Monday, November 22, 2010

Afterthought on afterimages: Green flashes and green lights

Some experiments are fun and not painstaking. Here is one from my student days ...

by Michael H. Brill, Datacolor

Afterimages from bright lights are usually undesired and hardly ever helpful, but they can tell you something about the visual system. Here’s an experiment you can try at home, that shows a remarkable interaction of your two eyes during an afterimage. You will need a strong pen-light overlaid by a green filter, a strong, directed white light (such as a 500-watt fiber-optic projector), a magnifying glass lens, half a ping-pong ball (placed over the right eye), and a white wall under artificial light (incandescent will do). The problem, as you do the experiment, is to explain the afterimage effect.

First of all, hold the green pen-light at arm’s length and flash it into your left eye. Then look away at the white wall. The long-lasting dark (negative) afterimage will look magenta at first and then turn bluish purple. This happens whether or not your right eye is open. Closing the left eye or dimming the light on the white paper makes the afterimage turn bright green (positive).

Now repeat, but when you look at the wall with your left eye, shine the projector into your right eye through the half ping-pong ball, producing a uniform field that won’t distract you from the left-eye’s afterimage. I think you will see the afterimage in the left eye flash bright green for a second and then return to a dark purple appearance. By the way, the projector should be about 3 feet away from your right eye, and you should look at it only through the ping-pong ball.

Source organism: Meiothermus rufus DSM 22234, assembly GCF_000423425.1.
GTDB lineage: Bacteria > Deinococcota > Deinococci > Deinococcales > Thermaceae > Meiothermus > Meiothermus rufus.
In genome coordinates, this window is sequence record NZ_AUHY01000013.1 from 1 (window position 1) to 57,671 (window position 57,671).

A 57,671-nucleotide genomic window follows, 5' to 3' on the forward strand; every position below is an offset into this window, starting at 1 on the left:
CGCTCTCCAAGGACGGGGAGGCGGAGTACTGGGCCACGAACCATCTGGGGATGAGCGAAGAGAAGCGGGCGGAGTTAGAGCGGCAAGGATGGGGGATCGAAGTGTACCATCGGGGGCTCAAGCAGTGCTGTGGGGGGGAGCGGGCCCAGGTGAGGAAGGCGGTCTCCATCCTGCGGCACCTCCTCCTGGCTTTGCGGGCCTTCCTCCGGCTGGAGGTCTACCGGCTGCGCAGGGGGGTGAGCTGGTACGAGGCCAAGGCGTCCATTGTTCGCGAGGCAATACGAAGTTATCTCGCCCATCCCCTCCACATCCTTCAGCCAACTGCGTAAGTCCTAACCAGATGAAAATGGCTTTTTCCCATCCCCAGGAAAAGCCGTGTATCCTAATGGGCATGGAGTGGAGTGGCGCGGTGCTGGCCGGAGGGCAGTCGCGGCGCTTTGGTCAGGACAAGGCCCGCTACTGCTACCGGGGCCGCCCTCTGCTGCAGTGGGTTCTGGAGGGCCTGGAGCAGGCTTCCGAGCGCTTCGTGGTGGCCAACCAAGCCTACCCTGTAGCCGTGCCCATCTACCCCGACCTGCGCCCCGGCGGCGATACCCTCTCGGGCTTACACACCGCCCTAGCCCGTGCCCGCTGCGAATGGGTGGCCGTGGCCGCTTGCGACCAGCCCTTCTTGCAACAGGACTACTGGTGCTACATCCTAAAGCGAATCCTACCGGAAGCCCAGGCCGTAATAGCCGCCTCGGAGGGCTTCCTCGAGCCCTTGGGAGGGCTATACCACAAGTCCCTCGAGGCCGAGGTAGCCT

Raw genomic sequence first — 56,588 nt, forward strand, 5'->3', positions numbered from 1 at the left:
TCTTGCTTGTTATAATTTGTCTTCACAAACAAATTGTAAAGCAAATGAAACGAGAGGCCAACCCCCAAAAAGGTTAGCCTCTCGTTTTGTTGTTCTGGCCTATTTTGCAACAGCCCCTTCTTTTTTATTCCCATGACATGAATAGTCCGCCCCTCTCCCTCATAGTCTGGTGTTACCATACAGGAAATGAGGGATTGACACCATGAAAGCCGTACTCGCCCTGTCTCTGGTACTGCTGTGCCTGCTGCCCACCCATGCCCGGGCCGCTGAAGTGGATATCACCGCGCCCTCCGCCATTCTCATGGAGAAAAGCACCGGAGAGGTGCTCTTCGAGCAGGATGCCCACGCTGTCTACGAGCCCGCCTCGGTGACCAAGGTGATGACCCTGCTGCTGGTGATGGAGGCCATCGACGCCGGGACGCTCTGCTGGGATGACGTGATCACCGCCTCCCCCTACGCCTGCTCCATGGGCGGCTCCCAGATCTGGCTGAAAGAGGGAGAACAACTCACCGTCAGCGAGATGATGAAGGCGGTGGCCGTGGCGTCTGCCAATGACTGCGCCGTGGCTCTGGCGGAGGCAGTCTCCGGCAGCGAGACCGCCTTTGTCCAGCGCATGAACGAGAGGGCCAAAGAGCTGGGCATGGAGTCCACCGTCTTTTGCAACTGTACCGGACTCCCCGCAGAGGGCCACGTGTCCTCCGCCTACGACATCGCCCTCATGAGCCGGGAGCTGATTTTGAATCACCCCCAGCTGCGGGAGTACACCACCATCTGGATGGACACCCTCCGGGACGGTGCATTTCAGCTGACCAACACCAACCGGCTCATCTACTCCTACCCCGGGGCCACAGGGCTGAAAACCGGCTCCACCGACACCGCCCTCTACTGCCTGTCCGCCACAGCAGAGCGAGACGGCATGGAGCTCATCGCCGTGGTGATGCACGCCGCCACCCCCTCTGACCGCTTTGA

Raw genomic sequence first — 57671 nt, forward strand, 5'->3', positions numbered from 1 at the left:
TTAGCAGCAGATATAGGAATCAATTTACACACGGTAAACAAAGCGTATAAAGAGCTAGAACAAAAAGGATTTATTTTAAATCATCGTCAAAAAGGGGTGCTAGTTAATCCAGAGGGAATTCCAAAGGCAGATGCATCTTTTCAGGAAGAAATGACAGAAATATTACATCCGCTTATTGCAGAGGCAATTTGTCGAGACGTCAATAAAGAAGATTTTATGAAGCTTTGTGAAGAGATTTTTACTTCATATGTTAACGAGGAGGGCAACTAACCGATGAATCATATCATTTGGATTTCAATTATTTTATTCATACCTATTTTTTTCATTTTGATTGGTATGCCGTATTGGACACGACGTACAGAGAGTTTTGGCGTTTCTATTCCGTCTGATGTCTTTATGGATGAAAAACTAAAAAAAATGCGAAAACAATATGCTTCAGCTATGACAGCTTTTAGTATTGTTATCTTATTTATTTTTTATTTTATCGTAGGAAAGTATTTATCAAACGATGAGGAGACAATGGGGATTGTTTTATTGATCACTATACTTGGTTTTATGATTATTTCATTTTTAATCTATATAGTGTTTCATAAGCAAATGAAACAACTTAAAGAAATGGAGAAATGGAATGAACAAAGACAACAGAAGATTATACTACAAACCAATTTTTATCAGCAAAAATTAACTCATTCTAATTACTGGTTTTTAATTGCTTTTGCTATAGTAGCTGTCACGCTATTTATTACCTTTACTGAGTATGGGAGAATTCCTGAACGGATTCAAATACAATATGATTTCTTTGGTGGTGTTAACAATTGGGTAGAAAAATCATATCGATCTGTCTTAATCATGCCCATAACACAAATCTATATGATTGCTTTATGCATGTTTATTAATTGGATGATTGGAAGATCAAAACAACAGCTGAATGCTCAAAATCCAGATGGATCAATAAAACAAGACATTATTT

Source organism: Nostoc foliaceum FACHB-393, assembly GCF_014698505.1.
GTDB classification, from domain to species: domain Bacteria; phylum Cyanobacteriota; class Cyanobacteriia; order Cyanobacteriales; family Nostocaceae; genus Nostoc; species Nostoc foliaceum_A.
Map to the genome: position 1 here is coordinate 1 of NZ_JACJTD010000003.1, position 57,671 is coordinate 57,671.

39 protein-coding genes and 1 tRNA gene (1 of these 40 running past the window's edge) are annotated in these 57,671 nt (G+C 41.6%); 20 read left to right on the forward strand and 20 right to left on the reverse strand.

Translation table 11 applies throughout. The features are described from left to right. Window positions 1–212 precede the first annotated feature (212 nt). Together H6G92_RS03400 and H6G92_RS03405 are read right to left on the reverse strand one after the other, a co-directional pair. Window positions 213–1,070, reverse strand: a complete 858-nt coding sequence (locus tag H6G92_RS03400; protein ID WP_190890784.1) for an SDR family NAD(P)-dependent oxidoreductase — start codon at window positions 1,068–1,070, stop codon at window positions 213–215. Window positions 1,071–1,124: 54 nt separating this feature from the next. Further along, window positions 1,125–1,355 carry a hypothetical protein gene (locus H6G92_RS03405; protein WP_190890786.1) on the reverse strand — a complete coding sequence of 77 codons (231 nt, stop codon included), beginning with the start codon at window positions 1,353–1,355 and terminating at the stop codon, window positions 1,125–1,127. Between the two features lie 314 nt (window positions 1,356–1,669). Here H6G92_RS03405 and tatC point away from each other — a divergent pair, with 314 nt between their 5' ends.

As long as the negative afterimage persists, the green flash can be elicited repeatedly by turning the projector light on and off. The flash is the same color as the light occasioning the afterimage (in this case green). The green flash cannot be attributed to stray light entering the left eye from the light producing the uniform field on the right eye: More light in the left eye just makes the afterimage appear darker and more purple. On the contrary, the flash effect is similar to the polarity reversal that happens when light is dimmed in the left eye.

So why is this happening, and how can you prove it?

Give up? Well, it seems that when you turn on the light in the right eye, the right-hand iris contracts, and that causes the left-hand iris to contract as well. That dims the light from the white wall by decreasing the pupil diameter. (This effect will be strongest in young people who still have some action in their irises.)

How can I show this? Repeat the above experiment, instead of looking at the white wall, look at a distant white light source through the magnifying glass. Position the lens so its near focal point is in the plane of the pupil, sends light through the middle of the pupil without being affected by the iris. You’ll know you have the right distance when the image of the light source floods your whole retina. Now turn on the projector to the right eye, and lo! The green flash will not appear.

It might appear that you need about eight arms to do this, so it is not as casual an experiment as I have misled you to believe. But it is not quantitatively demanding, and I published it for a small audience at MIT without incident [1]. As of this year, you can read any of the progress reports on the Web. It costs no money, and the complete obscurity of this unrefereed publication is balanced by its refreshing availability to all, without passing a toll gate. Academic freedom has turned inside out, and we have found an unexpected place where the green light is flashing.

M. H. Brill, Binocular afterimage effect, MIT Research Lab. of Electronics Progress Report, PR 120, pp. 168-169 (1978).

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